So the best option was to create an all-new mobile UI·UX.
RetailOps iOS app after redesign
We used Sketch to build wireframes and Zeplin to share mockups with developers.
An app is perfectly designed when users don't think about its tech part. Especially when these users have tons of goods to sort and rely on the software.
So with RetailOps, we were strict in choosing the tech stack.
- Swift 4 – Cordova isn’t a native iOS language, so we re-engineered the app using Swift to make it run faster
- Moya – used for setting up the network layer
- .NET – created a separate desktop app to connect printers to portable data terminals
- Capture SDK – added barcode scanning by Socket Mobile’s device or iPhone’s camera
- Jira – used as management dashboard for bug-tracking
- Swagger – the app connects with hardware via API, so we used Swagger to API testing
- Charles Proxy – tested the API by sending requests, checked server requests logs
- Crashlytics – bug analysis and tracking
RetailOps: Core Features
We didn't build the iOS app from scratch – it already had a few features like inventory transfer tools.
Our job was to finalize those features along with adding new functionality.
We have quite a few more projects up our sleeve! Read also: 'How We Created AYIO Social Business Platform'.
The core features of RetailOps we worked on:
With the inventory count tool, workers keep track of the inventory assortment and its accuracy. Users scan their location, and the app recognizes active counts near workers’ whereabouts. Then it guides users to the location and marks the containers to check.
How inventory count features looks like
Workers scan an SKU, lot ID, or container to check the number of goods and their location. They can also scan a container to see all items stored inside.
Plus, users may change the quantity of goods or move them to another part of the warehouse.
How the scanning process goes
Statistics and Reporting
The app tracks every movement of inventory – from its arrival to the moment it ships.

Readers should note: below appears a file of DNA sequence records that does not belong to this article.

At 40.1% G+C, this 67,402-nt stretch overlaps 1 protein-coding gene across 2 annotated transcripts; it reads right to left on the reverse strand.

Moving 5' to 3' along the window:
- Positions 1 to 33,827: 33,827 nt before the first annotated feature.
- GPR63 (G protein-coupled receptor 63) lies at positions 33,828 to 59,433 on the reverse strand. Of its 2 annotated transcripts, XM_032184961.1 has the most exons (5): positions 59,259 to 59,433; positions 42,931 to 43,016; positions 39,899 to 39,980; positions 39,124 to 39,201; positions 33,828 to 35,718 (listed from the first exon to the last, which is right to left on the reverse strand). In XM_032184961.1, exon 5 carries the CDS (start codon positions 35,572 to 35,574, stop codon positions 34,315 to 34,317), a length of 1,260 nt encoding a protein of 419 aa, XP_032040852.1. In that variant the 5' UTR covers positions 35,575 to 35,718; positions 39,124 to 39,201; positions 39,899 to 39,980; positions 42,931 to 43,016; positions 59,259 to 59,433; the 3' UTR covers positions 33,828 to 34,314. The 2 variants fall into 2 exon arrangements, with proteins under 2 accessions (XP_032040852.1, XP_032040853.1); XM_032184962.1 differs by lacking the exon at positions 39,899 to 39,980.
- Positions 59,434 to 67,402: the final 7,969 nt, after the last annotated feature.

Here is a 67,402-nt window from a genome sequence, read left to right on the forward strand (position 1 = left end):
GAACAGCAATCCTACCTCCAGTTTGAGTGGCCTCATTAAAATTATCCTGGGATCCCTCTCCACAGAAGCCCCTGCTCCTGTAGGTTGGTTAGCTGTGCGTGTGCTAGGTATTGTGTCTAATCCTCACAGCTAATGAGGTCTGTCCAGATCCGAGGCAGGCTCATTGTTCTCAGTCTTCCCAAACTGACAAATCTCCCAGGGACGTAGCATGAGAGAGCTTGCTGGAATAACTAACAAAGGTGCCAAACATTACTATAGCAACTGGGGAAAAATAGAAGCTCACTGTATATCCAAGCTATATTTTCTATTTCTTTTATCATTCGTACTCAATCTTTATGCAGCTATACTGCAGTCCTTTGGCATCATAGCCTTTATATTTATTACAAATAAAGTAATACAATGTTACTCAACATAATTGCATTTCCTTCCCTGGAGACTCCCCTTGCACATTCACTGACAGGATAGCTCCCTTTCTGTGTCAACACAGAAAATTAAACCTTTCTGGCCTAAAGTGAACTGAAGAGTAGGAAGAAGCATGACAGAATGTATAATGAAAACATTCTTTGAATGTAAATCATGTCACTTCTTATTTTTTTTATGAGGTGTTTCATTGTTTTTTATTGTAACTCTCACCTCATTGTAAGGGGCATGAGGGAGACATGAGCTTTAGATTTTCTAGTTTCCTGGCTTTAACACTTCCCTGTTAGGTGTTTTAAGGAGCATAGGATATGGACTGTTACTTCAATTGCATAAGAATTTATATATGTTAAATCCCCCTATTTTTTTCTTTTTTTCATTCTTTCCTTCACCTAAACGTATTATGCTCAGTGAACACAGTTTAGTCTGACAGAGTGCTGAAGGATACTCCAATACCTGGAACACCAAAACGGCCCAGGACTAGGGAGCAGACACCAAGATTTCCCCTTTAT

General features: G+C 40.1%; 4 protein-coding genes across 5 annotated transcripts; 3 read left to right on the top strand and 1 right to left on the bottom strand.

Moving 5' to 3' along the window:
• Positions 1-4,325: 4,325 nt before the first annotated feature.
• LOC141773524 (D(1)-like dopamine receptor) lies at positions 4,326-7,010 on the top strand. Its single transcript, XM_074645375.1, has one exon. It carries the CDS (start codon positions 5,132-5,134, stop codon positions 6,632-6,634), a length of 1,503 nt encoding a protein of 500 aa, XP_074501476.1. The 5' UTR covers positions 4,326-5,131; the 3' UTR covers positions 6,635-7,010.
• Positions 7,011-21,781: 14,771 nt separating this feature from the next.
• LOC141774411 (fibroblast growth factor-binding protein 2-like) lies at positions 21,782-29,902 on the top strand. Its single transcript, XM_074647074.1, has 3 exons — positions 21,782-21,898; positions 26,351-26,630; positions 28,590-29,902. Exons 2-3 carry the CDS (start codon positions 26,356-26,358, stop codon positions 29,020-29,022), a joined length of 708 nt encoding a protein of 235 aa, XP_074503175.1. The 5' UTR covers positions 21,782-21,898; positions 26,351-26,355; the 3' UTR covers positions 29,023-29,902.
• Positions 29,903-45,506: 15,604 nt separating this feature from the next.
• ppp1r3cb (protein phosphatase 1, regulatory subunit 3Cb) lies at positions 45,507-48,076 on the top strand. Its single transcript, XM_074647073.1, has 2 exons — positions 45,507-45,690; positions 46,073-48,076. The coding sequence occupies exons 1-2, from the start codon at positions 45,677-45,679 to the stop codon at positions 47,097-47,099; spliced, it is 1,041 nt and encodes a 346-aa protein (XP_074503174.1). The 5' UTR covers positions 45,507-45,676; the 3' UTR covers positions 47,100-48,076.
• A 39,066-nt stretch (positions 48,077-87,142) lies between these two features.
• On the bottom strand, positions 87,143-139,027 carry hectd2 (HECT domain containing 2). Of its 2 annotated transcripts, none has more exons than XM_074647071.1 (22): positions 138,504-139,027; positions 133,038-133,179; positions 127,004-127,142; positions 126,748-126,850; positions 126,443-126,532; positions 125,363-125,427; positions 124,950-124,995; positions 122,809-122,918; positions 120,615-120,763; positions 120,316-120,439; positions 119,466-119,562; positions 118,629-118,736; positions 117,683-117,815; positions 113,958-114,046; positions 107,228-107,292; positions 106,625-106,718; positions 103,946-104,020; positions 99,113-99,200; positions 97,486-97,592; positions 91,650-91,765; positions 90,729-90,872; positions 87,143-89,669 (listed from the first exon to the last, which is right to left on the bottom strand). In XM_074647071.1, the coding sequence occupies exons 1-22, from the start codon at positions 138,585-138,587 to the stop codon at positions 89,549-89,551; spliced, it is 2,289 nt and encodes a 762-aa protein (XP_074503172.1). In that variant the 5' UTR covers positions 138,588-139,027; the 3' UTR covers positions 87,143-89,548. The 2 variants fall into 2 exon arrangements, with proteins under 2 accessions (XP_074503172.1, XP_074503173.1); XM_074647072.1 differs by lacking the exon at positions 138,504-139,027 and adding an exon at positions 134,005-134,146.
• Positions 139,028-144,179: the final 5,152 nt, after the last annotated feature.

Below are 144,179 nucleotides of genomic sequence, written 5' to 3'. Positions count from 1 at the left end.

This way, managers and stakeholders see gross sales for a day or any period they select, a number of orders by status, channel, and warehouse location.
Statistics shown on RetailOps dashboard
We integrated RetailOps with the Socket Mobile barcode scanner utilizing its SDK. That means an iPhone (or iOS 12 devices) connects with the scanner via Bluetooth.
Barcodes are scanned either by Socket Mobile’s device itself or using the iPhone’s camera.
Scanning results shown in RetailOps app
Now, a little bit of back-story.
RetailOps team enjoyed working with us, so they asked to build a solution that relates to the second layer of warehouse automation.
It's a Windows desktop app for connecting printers in warehouses. It was going to be used for publishing and automating the publication of sales receipts and stickers between all operators and office employees.
We built the app to connect printers available on PCs to portable data terminals. The app supports Windows 7 to 10, making it fast to select and connect with printers.
RetailOps Connect, a desktop Windows app
After we'd successfully finished two projects, the RetailOps team asked us to provide devs for their main product, a CRM system for logistics and warehouse management.
The CRM solution was written in an old framework, and our clients needed programmers for long-time cooperation. We provided the programmers, and they started supporting the current solution. And, what's more important, began working on its upgrade.
And that’s what our development team has been still working on.
The Finish Line: Project Results
We spent three weeks building the desktop Windows app and about nine months delivering the iOS application.
What’s for our clients? We helped RetailOps team to switch from the legacy software to new, up-to-date platforms while maintaining its original functions. Actually, RetailOps owners liked our work so much, they deligated the development to our outsourcing team instead of their internal one.
What did we learn in the process? Broadened our experience in the Retail industry, handled the server-side provided by customers, and worked out an intuitive UI/UX design for a SaaS solution.